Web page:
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    In which case they should be protected equivalently to other equivalent art.
     
  18. hulugu macrumors 68000

    hulugu

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    That's the argument from the Diné who launched a lawsuit against Urban Outfitters. Lawyers from UO responded, arguing that the word Navajo was generic but a judge rejected this and has ruled that the lawsuit can go forward.

    The larger point is this case represents true cultural appropriation—UO took something from a distinctive culture and tried to make money on it, without asking permission or paying for the rights. You can see similar parallels with the beginnings of rock'n'roll, when white producers took the riffs and stylings of black musicians and repackaged them.

    I'm also a little uncertain about the current use of Dia De Los Muertos iconography, which has shifted from an important cultural tradition into kitschy nonsense that includes tattoos of skulls, and a glancing moment in Batman v. Superman.

    Again, it's not just about copying the art form, but taking it, repackaging it and selling it, all without the original acknowledgment or permission of the people who made it.

    That's the cultural appropriation that matters.
    It's not college students doing yoga—it's Bikram Choudhury using yoga to build a cult-like empire around the spiritual practice.
     
  19. FieldingMellish Suspended

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    Is homage going to be a banned word? Kind of an excuse to rip people off?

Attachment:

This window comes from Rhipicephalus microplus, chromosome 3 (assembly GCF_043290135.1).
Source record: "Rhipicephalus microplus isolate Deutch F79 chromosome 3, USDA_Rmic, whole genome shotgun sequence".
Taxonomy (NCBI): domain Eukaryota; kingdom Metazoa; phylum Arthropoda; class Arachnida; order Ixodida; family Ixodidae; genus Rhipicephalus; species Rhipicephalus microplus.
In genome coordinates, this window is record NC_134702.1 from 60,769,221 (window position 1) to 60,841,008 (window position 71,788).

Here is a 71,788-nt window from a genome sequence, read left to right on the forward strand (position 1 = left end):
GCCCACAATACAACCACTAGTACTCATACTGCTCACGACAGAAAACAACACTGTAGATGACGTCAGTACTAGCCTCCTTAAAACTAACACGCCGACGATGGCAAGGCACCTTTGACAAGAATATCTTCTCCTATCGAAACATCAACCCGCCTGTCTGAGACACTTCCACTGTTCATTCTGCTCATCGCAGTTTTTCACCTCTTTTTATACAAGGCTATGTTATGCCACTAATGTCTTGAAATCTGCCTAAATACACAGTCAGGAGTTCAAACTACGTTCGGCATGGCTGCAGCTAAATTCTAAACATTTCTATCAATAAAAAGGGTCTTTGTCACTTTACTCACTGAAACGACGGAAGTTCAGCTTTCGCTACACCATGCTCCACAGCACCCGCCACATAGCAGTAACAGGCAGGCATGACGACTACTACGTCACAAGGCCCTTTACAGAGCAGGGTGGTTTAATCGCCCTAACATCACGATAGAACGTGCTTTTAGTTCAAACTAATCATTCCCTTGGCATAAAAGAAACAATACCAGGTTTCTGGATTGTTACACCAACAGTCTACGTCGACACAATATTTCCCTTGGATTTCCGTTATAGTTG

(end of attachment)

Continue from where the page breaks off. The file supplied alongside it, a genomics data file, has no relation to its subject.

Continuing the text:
20. Eraserhead macrumors G4

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    So? I really don't see an issue, any more than I see an issue with Princess of China:


    --- Post Merged, Apr 5, 2016 ---
    So basically everything we listen to is based on black culture, I'm OK with that to be honest.

    Plus its not as if black artists have failed, people like Jay Z and Kayne West are some of the worlds biggest music stars.
     
  21. hulugu macrumors 68000

    hulugu

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    This video better be a Rickroll because if you're making me to listen to Coldplay, I'm going to be pissed.

    Tell that to Blind Willie Johnson who lived in his burned-out home on a wet mattress and died after a hospital refused to take him, but whose music has been lifted by Led Zeppelin and Paul McCartney. Or, for that matter Papa Charlie Jackson who lost his song to the Allen Brothers, and Robert Johnson who saw little from a cover of his song by Cream.

    Homage is troublesome because it dances on the fine difference between acknowledgement of an original work and outright theft. But, I think a homage takes parts of a cultural artifact and makes it into something new while respecting the original source.

    So, for instance, a scarf decorated with a Navajo-style pattern might past muster in a way that a direct copy printed to a pair of panties does not.
     
  22. bpeeps macrumors 68020

    bpeeps

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    You're doing God's work in this post and some still can't grasp it.
     
  23. Eraserhead, Apr 5, 2016
    Last edited: Apr 5, 2016

    Eraserhead macrumors G4

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    I'm not surprised, every one of those bands has turned out to be total *****. If I was going to bet on any pop stars paying their ****ing taxes and stuff I'd bet on Taylor Swift and friends, but I'm sure there I'll be disappointed too.

    That's fair.

    Of course the Coldplay song, and Katy Perry's songs as bought up by @obeygiant are new works.
     
  24. sim667 macrumors 65816

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    I wouldn't say that dreads are reliably traced back to Judaism as their origins, they're found in almost every culture at some point in time. Even the egyptians did dreads
     
  25. VulchR macrumors 68020

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    Rastafari dreadlocks do trace their roots to Judaism, but it is a special case.